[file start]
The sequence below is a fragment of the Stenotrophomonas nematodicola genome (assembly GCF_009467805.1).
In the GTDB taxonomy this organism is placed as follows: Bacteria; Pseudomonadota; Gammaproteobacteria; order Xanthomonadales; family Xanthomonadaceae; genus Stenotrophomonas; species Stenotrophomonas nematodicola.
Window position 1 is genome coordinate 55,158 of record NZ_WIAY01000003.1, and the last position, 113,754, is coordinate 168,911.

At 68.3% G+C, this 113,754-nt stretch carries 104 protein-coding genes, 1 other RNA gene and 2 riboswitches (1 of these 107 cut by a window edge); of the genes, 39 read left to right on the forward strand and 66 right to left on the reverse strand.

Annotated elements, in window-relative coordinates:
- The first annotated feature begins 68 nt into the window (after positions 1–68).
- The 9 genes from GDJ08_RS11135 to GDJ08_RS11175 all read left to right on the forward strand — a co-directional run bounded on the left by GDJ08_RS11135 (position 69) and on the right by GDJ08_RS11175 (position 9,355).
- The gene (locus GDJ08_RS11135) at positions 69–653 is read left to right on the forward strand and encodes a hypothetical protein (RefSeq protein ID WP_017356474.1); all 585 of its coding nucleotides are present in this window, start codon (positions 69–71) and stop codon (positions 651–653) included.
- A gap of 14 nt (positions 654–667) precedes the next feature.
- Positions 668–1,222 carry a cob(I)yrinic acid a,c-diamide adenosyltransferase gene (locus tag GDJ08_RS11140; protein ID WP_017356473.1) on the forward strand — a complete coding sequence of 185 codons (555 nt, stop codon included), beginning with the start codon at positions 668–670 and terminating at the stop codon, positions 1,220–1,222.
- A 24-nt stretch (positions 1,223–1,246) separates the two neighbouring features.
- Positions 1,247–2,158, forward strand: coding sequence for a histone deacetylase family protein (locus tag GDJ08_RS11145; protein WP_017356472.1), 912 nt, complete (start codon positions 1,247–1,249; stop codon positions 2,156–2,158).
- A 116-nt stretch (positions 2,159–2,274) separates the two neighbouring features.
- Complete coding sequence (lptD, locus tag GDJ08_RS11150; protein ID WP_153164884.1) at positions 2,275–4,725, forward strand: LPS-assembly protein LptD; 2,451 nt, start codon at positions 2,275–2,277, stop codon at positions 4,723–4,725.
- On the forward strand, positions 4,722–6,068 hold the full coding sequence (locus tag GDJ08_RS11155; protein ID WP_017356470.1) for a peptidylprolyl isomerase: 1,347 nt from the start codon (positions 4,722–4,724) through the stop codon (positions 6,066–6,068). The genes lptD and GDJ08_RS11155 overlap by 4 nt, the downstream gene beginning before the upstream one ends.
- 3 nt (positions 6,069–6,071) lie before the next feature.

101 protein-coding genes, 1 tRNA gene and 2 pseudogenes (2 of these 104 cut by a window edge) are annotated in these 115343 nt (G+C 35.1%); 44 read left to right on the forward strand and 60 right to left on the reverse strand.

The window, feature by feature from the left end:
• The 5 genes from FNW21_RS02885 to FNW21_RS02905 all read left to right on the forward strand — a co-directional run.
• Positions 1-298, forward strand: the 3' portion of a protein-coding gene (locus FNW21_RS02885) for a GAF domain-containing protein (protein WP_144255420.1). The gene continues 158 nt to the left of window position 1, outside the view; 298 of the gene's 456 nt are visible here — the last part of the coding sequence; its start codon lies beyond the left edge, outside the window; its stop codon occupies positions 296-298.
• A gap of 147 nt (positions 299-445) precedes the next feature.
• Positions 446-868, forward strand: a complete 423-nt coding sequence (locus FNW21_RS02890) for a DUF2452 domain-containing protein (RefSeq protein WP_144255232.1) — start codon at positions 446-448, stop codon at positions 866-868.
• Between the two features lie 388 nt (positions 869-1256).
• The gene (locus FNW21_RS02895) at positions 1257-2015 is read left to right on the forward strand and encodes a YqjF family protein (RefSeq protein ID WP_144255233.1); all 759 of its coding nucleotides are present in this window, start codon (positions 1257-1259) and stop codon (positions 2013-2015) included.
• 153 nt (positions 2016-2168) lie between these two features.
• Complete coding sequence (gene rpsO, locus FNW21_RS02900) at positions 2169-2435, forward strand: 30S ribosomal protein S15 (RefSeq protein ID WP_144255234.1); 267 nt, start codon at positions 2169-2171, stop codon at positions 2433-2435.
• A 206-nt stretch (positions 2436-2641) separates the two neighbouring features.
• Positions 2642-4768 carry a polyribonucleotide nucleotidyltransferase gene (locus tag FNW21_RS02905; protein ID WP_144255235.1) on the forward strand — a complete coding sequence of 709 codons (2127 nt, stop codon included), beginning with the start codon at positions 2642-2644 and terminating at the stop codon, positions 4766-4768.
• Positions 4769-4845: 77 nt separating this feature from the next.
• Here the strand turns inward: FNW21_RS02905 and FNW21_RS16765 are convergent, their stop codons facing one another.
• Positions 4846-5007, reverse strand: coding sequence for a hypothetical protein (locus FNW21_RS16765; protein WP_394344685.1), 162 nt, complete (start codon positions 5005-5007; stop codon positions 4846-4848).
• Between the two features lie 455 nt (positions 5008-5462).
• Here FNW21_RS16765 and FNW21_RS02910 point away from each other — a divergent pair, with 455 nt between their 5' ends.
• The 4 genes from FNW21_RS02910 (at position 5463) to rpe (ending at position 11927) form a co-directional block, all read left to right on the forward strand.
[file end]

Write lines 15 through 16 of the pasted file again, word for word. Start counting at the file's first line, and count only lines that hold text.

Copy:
- On the forward strand, positions 4,722–6,068 hold the full coding sequence (locus tag GDJ08_RS11155; protein ID WP_017356470.1) for a peptidylprolyl isomerase: 1,347 nt from the start codon (positions 4,722–4,724) through the stop codon (positions 6,066–6,068). The genes lptD and GDJ08_RS11155 overlap by 4 nt, the downstream gene beginning before the upstream one ends.
- 3 nt (positions 6,069–6,071) lie before the next feature.